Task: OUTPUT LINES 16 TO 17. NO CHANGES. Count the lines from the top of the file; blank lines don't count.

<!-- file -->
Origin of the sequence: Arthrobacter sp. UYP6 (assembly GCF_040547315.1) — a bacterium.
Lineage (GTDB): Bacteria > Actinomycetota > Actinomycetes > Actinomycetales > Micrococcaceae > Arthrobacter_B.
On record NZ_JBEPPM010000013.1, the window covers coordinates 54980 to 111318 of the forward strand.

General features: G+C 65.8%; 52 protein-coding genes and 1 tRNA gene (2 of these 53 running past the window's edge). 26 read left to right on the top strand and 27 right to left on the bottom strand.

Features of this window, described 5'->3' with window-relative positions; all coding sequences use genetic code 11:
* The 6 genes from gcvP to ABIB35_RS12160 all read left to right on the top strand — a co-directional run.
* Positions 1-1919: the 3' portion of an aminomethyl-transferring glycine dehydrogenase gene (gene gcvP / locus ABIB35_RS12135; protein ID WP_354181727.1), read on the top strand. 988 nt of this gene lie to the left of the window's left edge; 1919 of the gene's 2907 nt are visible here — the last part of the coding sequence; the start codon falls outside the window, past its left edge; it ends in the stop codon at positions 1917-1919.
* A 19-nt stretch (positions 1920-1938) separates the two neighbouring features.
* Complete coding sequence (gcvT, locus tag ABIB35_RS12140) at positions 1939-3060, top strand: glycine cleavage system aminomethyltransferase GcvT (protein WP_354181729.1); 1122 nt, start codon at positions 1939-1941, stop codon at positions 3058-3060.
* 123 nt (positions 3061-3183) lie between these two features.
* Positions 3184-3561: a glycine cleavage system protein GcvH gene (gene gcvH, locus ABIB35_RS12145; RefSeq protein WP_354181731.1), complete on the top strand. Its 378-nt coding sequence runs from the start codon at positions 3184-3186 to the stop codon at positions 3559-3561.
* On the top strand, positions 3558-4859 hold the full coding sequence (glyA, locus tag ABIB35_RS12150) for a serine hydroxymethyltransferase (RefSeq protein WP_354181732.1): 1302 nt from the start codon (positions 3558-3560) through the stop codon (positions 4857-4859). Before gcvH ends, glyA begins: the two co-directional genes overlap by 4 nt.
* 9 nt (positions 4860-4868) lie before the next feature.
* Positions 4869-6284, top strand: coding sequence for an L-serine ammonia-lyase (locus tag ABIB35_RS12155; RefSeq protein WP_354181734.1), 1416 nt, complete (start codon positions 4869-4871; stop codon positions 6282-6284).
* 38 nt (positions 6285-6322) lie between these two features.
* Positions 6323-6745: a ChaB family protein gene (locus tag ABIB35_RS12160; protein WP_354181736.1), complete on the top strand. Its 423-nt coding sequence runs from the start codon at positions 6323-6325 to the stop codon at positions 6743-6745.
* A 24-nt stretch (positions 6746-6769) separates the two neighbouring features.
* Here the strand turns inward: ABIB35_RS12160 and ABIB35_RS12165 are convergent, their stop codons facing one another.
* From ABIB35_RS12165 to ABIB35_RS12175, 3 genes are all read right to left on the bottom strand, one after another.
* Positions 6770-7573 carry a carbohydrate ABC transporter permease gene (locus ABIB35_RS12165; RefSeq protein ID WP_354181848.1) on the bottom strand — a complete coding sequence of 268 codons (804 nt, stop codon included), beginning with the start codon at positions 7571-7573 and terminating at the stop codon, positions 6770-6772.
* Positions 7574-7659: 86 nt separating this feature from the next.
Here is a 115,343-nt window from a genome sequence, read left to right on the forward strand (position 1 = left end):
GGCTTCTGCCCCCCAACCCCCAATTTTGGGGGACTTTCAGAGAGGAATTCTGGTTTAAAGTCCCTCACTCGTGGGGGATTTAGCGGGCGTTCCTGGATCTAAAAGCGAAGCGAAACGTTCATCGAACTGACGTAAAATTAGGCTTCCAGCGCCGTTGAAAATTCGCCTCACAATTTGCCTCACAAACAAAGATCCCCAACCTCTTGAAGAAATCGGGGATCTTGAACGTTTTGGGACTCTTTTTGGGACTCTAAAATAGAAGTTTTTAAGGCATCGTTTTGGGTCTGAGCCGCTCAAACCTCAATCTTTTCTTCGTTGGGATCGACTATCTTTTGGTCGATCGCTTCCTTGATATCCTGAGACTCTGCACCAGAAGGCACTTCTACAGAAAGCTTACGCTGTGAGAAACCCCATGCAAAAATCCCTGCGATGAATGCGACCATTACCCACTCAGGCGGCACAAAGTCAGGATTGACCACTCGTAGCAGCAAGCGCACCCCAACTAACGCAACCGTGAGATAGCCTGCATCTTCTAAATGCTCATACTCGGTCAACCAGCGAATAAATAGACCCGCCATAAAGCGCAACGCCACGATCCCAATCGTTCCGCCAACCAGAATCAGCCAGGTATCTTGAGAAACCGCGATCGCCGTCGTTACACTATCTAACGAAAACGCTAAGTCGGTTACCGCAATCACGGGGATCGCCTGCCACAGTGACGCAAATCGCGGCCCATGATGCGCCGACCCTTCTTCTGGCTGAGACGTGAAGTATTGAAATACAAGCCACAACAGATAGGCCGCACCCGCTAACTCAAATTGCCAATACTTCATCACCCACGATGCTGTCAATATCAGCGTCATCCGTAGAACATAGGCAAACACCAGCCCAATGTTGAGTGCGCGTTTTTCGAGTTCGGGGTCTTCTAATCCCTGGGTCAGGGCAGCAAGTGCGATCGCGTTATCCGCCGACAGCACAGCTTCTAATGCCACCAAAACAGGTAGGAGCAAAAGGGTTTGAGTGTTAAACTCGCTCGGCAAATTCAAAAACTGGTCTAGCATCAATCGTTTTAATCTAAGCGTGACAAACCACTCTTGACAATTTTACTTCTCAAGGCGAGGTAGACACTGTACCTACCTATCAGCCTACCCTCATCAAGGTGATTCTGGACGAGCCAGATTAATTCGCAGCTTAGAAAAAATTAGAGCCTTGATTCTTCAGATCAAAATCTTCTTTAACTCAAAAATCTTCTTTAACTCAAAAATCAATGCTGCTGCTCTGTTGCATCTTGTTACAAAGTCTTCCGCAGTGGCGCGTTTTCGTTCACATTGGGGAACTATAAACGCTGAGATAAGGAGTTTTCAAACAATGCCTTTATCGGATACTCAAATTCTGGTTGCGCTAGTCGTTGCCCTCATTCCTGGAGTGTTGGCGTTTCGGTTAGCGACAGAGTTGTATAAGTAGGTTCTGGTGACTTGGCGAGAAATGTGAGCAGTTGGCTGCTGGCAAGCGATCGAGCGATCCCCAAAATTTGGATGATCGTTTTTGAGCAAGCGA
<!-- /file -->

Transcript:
* Positions 6323-6745: a ChaB family protein gene (locus tag ABIB35_RS12160; protein WP_354181736.1), complete on the top strand. Its 423-nt coding sequence runs from the start codon at positions 6323-6325 to the stop codon at positions 6743-6745.
* A 24-nt stretch (positions 6746-6769) separates the two neighbouring features.